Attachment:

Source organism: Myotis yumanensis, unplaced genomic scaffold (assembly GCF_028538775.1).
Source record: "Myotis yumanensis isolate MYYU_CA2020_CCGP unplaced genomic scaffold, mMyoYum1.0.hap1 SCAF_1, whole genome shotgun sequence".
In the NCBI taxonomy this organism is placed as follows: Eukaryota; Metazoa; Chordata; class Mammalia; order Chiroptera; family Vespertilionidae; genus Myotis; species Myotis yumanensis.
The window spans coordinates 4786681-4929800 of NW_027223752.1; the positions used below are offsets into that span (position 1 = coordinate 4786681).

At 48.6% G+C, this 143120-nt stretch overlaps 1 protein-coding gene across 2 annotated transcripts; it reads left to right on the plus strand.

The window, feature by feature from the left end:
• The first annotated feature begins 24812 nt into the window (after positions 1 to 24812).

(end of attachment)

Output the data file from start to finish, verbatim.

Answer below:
Source organism: Myotis yumanensis, unplaced genomic scaffold (assembly GCF_028538775.1).
Source record: "Myotis yumanensis isolate MYYU_CA2020_CCGP unplaced genomic scaffold, mMyoYum1.0.hap1 SCAF_1, whole genome shotgun sequence".
In the NCBI taxonomy this organism is placed as follows: Eukaryota; Metazoa; Chordata; class Mammalia; order Chiroptera; family Vespertilionidae; genus Myotis; species Myotis yumanensis.
The window spans coordinates 4786681-4929800 of NW_027223752.1; the positions used below are offsets into that span (position 1 = coordinate 4786681).

At 48.6% G+C, this 143120-nt stretch overlaps 1 protein-coding gene across 2 annotated transcripts; it reads left to right on the plus strand.

The window, feature by feature from the left end:
• The first annotated feature begins 24812 nt into the window (after positions 1 to 24812).